Charlie Morris, who agreed to testify for the State, told the jury Milford Hales, Adolphus Hales, Clyde Rose, Barden Pearce and himself were at the still and that they had planned to protect it and resist possible arrest by arming themselves with “sufficient guns, pistols and ammunition.”
When the deputies arrived to raid the still on the night of April 11, 1919, it was in full operation. Morris testified that he heard the stick crack and that Deputy Parrish told him to put his hands in the air. Next, he said he heard two gunshots coming from the area where some beer barrels had been placed and not far from where Spain Bailey had been standing.
One witness said Deputy Wall could have been spotted by the moonshiners when he emerged from the darkness into the light of the furnace. Others disagreed, saying it was the broken twig that gave away his location.
Iredell Wheeler, a witness for the state, testified he had informed the deputies of the location of the still deep in the woods behind his home. He said he saw the defendants carry the still into the woods a day before the shooting.
His wife, Mrs. Iredell Wheeler, testified that just after sunset on April 10, 1919 she saw Jesse & Milford Hales, Paul Taylor and Barden Pearce pass her home with two copper stills on a wagon going in the direction of where the still was located.
Deputy Parrish testified he was near Deputy Wall when Wall stepped on a stick and it cracked. At that moment, the men at the still looked up and grabbed their guns. The deputies yelled “hands up” and the men began to run. Shots were fired from near the beer barrels. Next, he heard Deputy Wall cry out that he had been shot. The other officers began shooting at the moonshiners as the moonshiners returned fire and disappeared in the woods.
Several weeks after the shooting, officers returned and found parts of a Smithfield Herald with J.A. (Jesse) Hales name written on it as the recipient. T.J. Lassiter, one of the editors of the Smithfield Herald, testified it was his handwriting on the paper and that J.A. Hales was a subscriber.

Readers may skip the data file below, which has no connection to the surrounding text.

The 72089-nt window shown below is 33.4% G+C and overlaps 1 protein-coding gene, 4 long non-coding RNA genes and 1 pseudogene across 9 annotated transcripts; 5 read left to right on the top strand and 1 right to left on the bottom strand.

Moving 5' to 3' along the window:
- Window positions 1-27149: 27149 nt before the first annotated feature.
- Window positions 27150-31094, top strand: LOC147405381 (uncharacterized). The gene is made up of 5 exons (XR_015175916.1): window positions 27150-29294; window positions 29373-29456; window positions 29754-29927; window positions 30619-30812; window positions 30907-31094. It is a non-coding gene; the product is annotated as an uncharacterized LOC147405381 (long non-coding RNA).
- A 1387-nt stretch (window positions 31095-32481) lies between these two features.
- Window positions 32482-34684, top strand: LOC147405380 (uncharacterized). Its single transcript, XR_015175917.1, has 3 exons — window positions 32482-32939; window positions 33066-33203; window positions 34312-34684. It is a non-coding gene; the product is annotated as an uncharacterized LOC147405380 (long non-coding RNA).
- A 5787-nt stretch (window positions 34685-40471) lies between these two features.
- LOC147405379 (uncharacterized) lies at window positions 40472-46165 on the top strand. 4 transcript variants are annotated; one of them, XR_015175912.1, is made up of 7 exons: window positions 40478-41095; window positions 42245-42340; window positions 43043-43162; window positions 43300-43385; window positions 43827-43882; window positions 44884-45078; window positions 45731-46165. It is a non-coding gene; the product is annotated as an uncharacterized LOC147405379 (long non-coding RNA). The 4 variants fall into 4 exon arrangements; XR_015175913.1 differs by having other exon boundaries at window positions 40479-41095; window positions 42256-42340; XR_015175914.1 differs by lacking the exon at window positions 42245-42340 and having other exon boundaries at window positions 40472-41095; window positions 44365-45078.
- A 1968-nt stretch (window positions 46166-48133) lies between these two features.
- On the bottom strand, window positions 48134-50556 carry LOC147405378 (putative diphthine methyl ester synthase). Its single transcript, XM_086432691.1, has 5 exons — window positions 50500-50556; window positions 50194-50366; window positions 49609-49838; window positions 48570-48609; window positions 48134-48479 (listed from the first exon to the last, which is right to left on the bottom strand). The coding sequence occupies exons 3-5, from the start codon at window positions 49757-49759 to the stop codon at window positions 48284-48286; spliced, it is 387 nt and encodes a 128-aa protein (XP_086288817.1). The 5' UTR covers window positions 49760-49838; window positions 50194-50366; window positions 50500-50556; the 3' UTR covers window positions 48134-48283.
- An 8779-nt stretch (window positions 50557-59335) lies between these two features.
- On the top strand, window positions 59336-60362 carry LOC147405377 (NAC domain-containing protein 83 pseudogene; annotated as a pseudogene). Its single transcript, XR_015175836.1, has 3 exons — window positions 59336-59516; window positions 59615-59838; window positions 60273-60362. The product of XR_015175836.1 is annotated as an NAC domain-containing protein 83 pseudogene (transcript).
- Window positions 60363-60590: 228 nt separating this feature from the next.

Deputy Parrish said while arresting Spain Bailey the next morning Bailey had just pulled off a pair of blue overalls that were wet at the bottom and had beer spilled on them. Another deputy took the stand to corroborate Parrish’s story.
Testimony came to an end on the afternoon of the fifth day of the trial. Judge Kerr took one hour to instruct the jury before the court took a recess for the day as jurors began deliberating.
When court resumed the next morning, the jury informed Judge Kerr they had reached a verdict.
“It was a deathly stillness in the courtroom” as Charles T. Hill, the spokesman for the jury announced the verdicts one-by-one for all four defendants. “Guilty of murder in the second degree,” Hill said after their names were called.
Defense attorneys asked the verdicts be set aside but Judge Kerr denied the motions. Kerr then sentenced all four men to 20 years of hard labor at the State Prison and the trial was over.
Newspaper reports from June 1919 called it one of the hardest fought trials ever held in Johnston County. It was also the assembly of the best defense lawyers available from anywhere in North Carolina. “These men made a great fight for their clients and did all they could to secure acquittal for them. But the case against them was too strong and the alibi presented was too weak to secure a verdict of acquittal.”
One News & Observer reporter wrote in 1919, “It shows that trial by jury is not a failure and that the majesty of the law shall be upheld though the defendants be men of means. The evidence brought out a sad state of affairs in the section of the county where the homicide occurred. It shows the evils that the nefarious business of blockading in a community create. It shows that when one gets the consent of his mind to run a blockade still it is not a far step to other crimes, even to that of murder.”
Family Moves To Clayton
Deputy Wall was buried at White Oak Baptist Church Cemetery in Archer Lodge. He was the 5th of 8 known children born to CSA Veteran and farmer Jacob Ransom Wall and his wife, Grizzelle “Grizzy” Ann Boyette. He was survived by his wife of 19 years, Victoria, and their eldest son who was 17 years old. They relocated to Clayton after his death where he supported his mother and family by working for J.G. Barbour & Sons.
Victoria never remarried. She lived to the age of 95 passing away in 1973.
Johnston County Deputy Sheriff John Alpheus “Alf” Wall. Born: February 11, 1878. End of Watch: April 13, 1919 (age 41).